Water & Wastewater Treatment

WWT August 2017

Water & Wastewater Treatment Magazine

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Page 20 of 39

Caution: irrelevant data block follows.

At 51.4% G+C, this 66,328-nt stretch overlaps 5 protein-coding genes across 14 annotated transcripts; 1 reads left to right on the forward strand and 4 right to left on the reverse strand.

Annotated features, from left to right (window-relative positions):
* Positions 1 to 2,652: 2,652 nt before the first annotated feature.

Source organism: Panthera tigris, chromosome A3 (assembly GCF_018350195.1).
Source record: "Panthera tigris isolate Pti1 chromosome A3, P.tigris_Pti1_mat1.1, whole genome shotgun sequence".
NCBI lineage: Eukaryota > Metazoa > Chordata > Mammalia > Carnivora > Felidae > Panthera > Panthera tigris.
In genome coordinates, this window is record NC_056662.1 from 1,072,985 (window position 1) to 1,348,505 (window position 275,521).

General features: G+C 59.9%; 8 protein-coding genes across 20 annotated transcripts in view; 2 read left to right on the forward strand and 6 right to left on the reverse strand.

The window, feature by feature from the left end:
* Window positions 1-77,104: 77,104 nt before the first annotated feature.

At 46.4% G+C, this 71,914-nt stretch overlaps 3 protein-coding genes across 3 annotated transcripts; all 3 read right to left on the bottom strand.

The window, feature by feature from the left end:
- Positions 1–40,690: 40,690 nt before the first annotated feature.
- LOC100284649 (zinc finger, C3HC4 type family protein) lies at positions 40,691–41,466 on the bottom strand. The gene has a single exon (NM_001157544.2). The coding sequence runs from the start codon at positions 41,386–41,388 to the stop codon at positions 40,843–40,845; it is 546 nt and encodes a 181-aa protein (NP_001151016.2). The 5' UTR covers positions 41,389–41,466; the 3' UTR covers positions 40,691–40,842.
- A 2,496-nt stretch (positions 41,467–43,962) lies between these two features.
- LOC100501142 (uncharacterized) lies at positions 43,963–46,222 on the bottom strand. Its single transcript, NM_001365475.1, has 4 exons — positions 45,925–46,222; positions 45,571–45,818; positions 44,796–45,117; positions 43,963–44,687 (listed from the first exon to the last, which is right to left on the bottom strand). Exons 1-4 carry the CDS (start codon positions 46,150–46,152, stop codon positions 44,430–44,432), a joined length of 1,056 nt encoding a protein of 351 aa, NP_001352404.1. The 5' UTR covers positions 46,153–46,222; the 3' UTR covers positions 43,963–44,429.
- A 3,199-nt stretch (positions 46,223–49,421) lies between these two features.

Getting to Grips with… sewer jetting A sewer blockage is bad news. It can prevent or reduce the flow of wastewater through the pipe causing its contents to back up underground until it eventually overflows from manholes in roads and gardens and even from toilets. Data suggests that sewer blockages result in around 4000 property flooding incidents each year in England and Wales. In the UK, blocked sewers are o en cleared using high pressure water jetting; as such, it is generally considered an emergency operation. The Knowledge Q: What is sewer jetting? A: High pressure jetting is one of the main methods used to clean drains and sewers and to clear blockages. Jetting involves water being forced along a hose and through a nozzle at high pressure. Various nozzle/water jet configurations are available, with selection depending on pipe diameter and whether the nozzle is being used to release a blockage or for general cleaning. Q: Is there a limit on the jetting pressure that can be used to clear a blockage? A: The standard BS EN 14654-1:2014 Management and control of operational activities in drain and sewer systems outside buildings, Part 1: Cleaning states that when jetting: "Maximum working pressures to avoid Sewer jeTTing Q&A www.wwtonline.co.uk | WWT | AUGUST 2017 | 21 Stuart CriSp BUsiness DevelopMent Director concrete pipeline systeMs AssociAtion (CPSA) damage will vary according to the material of the pipe, condition of the pipe and type of nozzle". In 2005, the Water research council (Wrc) published the Second Edition of the sewer Jetting code of practice. this document provides guidance on good working when using high pressure jetting equipment. The code sets out the maximum jetting pressure for pipeline materials, varying from 1500psi for brick sewers, 2600psi for plastic, up to 5000psi for concrete and clay pipelines. In theory, best practice guidance should ensure damage to the fabric of drains and sewers is avoided but, with a variation of 3500psi between the maximum jetting pressure for brick and concrete and the need to identify the pipe material prior to clearance operations commencing, there is the potential for abuse.

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